l. Ten days before the transplant (Day 10), subjects will be admitted to the bone marrow transplant unit and placed in isolation to reduce exposure to infections. Isolation will be continued until adequate numbers of cells are present in the blood to fight infection.

2. On day -9, -8, -7, -6 busulfan is given.

3. On day -5, -4, -3, -2 cyclophosphamide is given.

4. On day -1 no therapy is given (day of rest).

5. On day 0 the donor stem cells are given intravenously. Additional cells may be given on day +1 or 2 as needed.

Transplant:

Subjects will be admitted to the bone marrow transplant unit and put in isolation to reduce exposure to infectious agents. During this time, they will receive the preparative treatment outlined above. Once they have received the preparative regimen, stem cells will be obtained from the donor and given intravenously.

The new stem cells will replace the bone marrow that was damaged by the treatment for the cancer.

Isolation will be continued until adequate numbers of cells are present in the blood to fight infection. Subjects will then be transferred from the bone marrow transplant unit and discharged from the hospital when medically ready. Subjects will be expected to return for follow-up to the bone marrow transplant clinic at specific dates as determined by their physician.

  Eligibility

Ages Eligible for Study:   up to 55 Years
Genders Eligible for Study:   Both
Accepts Healthy Volunteers:   No
Criteria

Inclusion Criteria:

  • Donor will be <75 years of age and in good health.
  • Recipients will be < or = 55 years, will have normal organ function (excluding bone marrow) and will have a Karnofsky activity assessment > or = 90%.
  • Recipients with related or unrelated donor matched at the HLA A, B, DRB1 loci, or mismatched related or unrelated (if < 35 years old) at a single HLA A, B, DRB1 locus.
  • Recipients will be eligible in one of the following disease categories
  • Chronic myelogenous leukemia in accelerated phase or in post blast crisis second or greater chronic phase; or in chronic phase but intolerant of or resistant to tyrosine kinase inhibitors.
  • Acute myelocytic leukemia in first or greater remission, or first, second or third relapse.
  • Acute lymphocytic leukemia in the 2nd or greater bone marrow remission.
  • High risk children will be transplanted in first remission if they meet criteria
  • Myelodysplastic syndrome.
  • Myeloproliferative Diseases - (i.e. myelofibrosis, chronic myelomonocytic leukemia (CMML))
  • Juvenile myelomonocytic leukemia
  • Chronic lymphocytic leukemia
  • Advanced non-Hodgkin's (NHL).
  • Advanced Hodgkin's disease beyond PR2 (> CR3, > PR3).
  • Multiple Myeloma after initial therapy.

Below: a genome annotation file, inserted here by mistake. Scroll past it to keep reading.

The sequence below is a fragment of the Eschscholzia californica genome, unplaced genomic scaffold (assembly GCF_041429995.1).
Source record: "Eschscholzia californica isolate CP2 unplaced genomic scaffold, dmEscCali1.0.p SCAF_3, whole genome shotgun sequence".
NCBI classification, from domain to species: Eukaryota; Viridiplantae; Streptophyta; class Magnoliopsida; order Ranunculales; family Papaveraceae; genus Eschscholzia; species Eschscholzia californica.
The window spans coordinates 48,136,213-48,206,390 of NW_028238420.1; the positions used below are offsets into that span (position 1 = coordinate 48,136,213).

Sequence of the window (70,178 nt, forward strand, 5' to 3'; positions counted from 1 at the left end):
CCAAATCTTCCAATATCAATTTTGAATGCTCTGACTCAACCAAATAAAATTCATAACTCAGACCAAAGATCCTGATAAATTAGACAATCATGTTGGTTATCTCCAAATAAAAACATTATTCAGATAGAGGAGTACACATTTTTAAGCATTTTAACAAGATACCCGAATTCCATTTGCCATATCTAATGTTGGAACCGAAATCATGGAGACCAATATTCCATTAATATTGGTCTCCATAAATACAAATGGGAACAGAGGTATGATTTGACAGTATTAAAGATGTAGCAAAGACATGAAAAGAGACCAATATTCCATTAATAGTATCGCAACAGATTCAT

• Donors and recipients signed informed consent

Exclusion Criteria

donors and recipients should meet the following test criteria.

  • required for donors:

    • anti-HIV, Hepatitis B, surface antigen, anti-HCV, CMV, HSV, EBV serologies, pre-priming.
    • CBC, platelet count each day of apheresis, day 0 (or 1 or 2 as needed)
  • required for recipients:

    • anti-HIV, Hepatitis B, surface antigen, anti-HCV, CMV, HSV, EBV serologies, pre-transplant.
  Contacts and Locations
Choosing to participate in a study is an important personal decision. Talk with your doctor and family members or friends about deciding to join a study. To learn more about this study, you or your doctor may contact the study research staff using the Contacts provided below. For general information, see Learn About Clinical Studies.

Please refer to this study by its ClinicalTrials.gov identifier: NCT00176930

Contacts
Contact: Timothy Krepski 612-273-2800 tkrepski1@fairview.org

Locations
United States, Minnesota
Masonic Cancer Center, University of Minnesota Recruiting
Minneapolis, Minnesota, United States, 55455
Contact: Daniel Weisdorf, MD    612-624-3101    weisd001@umn.edu   
Sponsors and Collaborators
Masonic Cancer Center, University of Minnesota
Investigators
Principal Investigator: Daniel Weisdorf, MD Masonic Cancer Center, University of Minnesota
  More Information

No publications provided

Responsible Party: Masonic Cancer Center, University of Minnesota
ClinicalTrials.gov Identifier: NCT00176930     History of Changes
Obsolete Identifiers: NCT00393133
Other Study ID Numbers: 2001LS049, MT2001-02, 0107M05202
Study First Received: September 12, 2005
Last Updated: May 15, 2014
Health Authority: United States: Institutional Review Board

Keywords provided by Masonic Cancer Center, University of Minnesota:
stem cell transplant
chronic leukemia
acute leukemia
irradiation
chemotherapy

Additional relevant MeSH terms:
Leukemia
Leukemia, Lymphocytic, Chronic, B-Cell
Leukemia, Lymphoid
Leukemia, Myeloid
Leukemia, Myelogenous, Chronic, BCR-ABL Positive
Precursor Cell Lymphoblastic Leukemia-Lymphoma
Leukemia, B-Cell
Neoplasms
Hodgkin Disease
Lymphoma
Lymphoma, Non-Hodgkin
Multiple Myeloma
Neoplasms, Plasma Cell
Hematologic Neoplasms
Neoplasms by Histologic Type
Lymphoproliferative Disorders
Lymphatic Diseases
Immunoproliferative Disorders
Immune System Diseases
Myeloproliferative Disorders
Bone Marrow Diseases
Hematologic Diseases
Hemostatic Disorders
Vascular Diseases
Cardiovascular Diseases
Paraproteinemias
Blood Protein Disorders
Hemorrhagic Disorders
Neoplasms by Site
Busulfan

ClinicalTrials.gov processed this record on August 25, 2014